Further illusions shattered by this small book The Encyclopaedia of Fads and Fallacies by Thomas Jay (Elliott Rightway Books, Kingswood Surrey 1958.) Apparently bulls are colour blind so red rags do not bother them, Turkish baths are not Turkish (and they are not baths) and alcohol cannot be drunk in any concentration strong enough to kill germs. Even the assertion that 'The Battle of Waterloo was won on the playing-fields of Eton' also appears to be unfounded according to the iconoclastic T. Jay. It seems a pity, as it is one of those poetic ideas like AE's 'In the lost boyhood of Judas / Christ was betrayed.' What Jay actually says is:
The Duke of Wellington is credited with having said 'the The Battle of Waterloo was won on the playing-fields of Eton.' There is no truth in that assertion. There were only a very small number of officers from Eton at the battle.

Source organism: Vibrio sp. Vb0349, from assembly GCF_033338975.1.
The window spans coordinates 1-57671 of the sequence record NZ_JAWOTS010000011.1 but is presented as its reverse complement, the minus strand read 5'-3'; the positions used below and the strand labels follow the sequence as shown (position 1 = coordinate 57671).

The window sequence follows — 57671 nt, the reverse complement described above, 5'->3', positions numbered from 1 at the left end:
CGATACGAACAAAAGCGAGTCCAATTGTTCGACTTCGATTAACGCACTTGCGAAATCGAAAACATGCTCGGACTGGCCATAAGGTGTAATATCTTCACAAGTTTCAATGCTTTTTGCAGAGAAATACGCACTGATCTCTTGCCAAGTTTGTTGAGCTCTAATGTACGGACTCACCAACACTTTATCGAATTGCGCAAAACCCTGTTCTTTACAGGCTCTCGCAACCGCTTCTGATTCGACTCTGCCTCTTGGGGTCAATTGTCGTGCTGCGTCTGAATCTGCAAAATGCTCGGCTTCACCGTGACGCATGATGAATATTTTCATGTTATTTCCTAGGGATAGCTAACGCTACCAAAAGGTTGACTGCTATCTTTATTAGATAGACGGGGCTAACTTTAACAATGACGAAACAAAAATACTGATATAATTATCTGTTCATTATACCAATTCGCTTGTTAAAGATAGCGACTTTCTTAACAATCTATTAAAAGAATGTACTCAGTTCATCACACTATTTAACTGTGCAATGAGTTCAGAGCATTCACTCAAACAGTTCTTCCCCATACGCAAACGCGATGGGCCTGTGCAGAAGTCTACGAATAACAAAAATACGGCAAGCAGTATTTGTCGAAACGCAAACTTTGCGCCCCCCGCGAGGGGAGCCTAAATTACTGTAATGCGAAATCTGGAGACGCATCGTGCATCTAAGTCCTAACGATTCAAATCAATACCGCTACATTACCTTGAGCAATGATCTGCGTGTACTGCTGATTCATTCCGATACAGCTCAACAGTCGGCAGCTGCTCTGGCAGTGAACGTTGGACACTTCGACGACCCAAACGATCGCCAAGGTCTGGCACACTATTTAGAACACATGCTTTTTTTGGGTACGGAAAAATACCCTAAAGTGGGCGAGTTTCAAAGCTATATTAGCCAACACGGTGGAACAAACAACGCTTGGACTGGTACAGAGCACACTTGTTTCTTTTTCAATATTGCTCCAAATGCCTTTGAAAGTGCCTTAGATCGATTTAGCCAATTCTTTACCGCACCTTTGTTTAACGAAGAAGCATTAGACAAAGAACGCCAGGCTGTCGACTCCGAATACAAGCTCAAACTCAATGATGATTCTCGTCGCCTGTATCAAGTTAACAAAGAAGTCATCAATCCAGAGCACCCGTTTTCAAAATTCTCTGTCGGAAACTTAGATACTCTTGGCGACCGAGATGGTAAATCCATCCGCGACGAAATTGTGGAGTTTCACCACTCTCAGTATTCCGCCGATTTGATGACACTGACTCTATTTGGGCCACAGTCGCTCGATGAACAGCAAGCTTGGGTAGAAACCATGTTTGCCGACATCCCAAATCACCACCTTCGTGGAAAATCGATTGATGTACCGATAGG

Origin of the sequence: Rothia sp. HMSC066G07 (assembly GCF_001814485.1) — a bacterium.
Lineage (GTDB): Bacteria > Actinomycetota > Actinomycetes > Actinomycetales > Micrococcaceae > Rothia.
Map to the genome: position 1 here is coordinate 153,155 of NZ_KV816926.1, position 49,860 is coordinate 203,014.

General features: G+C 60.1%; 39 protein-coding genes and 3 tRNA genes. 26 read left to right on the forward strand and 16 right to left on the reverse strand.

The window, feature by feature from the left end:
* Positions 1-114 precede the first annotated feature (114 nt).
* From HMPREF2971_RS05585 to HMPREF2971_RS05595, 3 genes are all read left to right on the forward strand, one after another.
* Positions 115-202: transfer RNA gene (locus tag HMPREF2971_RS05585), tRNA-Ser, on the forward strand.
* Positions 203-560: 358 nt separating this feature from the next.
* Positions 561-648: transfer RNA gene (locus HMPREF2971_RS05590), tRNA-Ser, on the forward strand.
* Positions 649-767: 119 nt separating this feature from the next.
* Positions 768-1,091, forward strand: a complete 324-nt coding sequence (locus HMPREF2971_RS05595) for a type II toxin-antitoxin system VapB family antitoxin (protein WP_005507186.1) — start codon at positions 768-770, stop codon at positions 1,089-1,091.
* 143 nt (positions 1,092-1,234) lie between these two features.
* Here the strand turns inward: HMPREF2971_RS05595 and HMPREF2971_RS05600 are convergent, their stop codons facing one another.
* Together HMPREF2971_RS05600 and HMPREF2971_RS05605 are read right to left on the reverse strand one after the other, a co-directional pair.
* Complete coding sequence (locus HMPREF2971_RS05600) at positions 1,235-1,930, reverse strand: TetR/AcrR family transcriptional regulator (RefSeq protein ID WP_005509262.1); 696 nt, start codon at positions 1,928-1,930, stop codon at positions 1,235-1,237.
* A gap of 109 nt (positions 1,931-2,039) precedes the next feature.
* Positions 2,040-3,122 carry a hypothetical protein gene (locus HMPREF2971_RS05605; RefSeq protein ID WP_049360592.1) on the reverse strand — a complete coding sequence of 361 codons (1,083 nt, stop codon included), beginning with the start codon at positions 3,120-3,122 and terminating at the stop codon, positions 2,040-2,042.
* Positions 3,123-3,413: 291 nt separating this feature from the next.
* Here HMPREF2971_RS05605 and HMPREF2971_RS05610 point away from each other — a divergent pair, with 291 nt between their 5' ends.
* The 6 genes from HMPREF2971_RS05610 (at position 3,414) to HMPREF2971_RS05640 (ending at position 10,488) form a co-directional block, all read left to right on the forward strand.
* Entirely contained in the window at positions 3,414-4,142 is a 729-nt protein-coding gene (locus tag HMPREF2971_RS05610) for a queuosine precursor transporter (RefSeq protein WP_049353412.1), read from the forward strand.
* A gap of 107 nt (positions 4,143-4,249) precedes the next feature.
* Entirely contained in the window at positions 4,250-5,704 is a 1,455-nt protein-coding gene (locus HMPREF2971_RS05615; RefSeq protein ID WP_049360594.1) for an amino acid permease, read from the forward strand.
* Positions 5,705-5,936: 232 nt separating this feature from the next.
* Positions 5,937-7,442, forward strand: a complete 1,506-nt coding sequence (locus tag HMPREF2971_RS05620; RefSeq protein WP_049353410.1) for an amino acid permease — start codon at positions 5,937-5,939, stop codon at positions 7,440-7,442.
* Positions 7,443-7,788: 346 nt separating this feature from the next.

The quotation may have been taken too literally by Jay -online research reveals this at the Wikipedia entry on Eton:
According to Nevill (citing the historian Sir Edward Creasy), what Wellington (actually) said, while passing an Eton cricket match many decades later, was, 'There grows the stuff that won Waterloo', a remark Nevill construes as a reference to 'the manly character induced by games and sport' amongst English youth generally, not a comment about Eton specifically. In 1889, Sir William Fraser conflated this uncorroborated remark with the one attributed to him by Count Charles de Montalembert's C'est ici qu' a été gagné la bataille de Waterloo ('It is here that the Battle of Waterloo was won.')
|Moholy Nagy 'Dusk at the Playing Fields of Eton'|